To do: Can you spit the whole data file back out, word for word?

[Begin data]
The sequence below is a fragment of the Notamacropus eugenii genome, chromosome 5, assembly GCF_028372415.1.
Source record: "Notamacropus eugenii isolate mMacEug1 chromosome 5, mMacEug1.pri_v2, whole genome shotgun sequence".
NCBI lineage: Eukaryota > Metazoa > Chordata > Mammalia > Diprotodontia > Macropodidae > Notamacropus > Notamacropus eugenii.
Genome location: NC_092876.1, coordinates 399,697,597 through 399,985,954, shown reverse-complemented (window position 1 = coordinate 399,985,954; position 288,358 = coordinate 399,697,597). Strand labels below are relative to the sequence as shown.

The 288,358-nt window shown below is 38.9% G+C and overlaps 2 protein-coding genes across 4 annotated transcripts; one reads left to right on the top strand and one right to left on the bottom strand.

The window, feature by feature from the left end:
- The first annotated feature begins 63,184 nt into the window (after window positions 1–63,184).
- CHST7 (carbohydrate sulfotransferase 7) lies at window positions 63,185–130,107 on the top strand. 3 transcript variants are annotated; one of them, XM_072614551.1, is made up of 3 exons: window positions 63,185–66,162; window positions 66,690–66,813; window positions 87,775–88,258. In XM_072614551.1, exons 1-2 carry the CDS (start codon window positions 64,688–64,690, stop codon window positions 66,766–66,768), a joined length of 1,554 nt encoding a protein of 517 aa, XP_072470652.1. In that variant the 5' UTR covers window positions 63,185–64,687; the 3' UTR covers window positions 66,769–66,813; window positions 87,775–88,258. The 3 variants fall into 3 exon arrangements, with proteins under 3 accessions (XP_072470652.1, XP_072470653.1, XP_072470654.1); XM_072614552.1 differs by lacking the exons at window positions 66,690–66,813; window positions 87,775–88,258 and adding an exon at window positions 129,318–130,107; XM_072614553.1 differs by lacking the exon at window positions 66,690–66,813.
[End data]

The sequence below is a fragment of the Notamacropus eugenii genome, chromosome 5, assembly GCF_028372415.1.
Source record: "Notamacropus eugenii isolate mMacEug1 chromosome 5, mMacEug1.pri_v2, whole genome shotgun sequence".
NCBI lineage: Eukaryota > Metazoa > Chordata > Mammalia > Diprotodontia > Macropodidae > Notamacropus > Notamacropus eugenii.
Genome location: NC_092876.1, coordinates 399,697,597 through 399,985,954, shown reverse-complemented (window position 1 = coordinate 399,985,954; position 288,358 = coordinate 399,697,597). Strand labels below are relative to the sequence as shown.

The 288,358-nt window shown below is 38.9% G+C and overlaps 2 protein-coding genes across 4 annotated transcripts; one reads left to right on the top strand and one right to left on the bottom strand.

The window, feature by feature from the left end:
- The first annotated feature begins 63,184 nt into the window (after window positions 1–63,184).
- CHST7 (carbohydrate sulfotransferase 7) lies at window positions 63,185–130,107 on the top strand. 3 transcript variants are annotated; one of them, XM_072614551.1, is made up of 3 exons: window positions 63,185–66,162; window positions 66,690–66,813; window positions 87,775–88,258. In XM_072614551.1, exons 1-2 carry the CDS (start codon window positions 64,688–64,690, stop codon window positions 66,766–66,768), a joined length of 1,554 nt encoding a protein of 517 aa, XP_072470652.1. In that variant the 5' UTR covers window positions 63,185–64,687; the 3' UTR covers window positions 66,769–66,813; window positions 87,775–88,258. The 3 variants fall into 3 exon arrangements, with proteins under 3 accessions (XP_072470652.1, XP_072470653.1, XP_072470654.1); XM_072614552.1 differs by lacking the exons at window positions 66,690–66,813; window positions 87,775–88,258 and adding an exon at window positions 129,318–130,107; XM_072614553.1 differs by lacking the exon at window positions 66,690–66,813.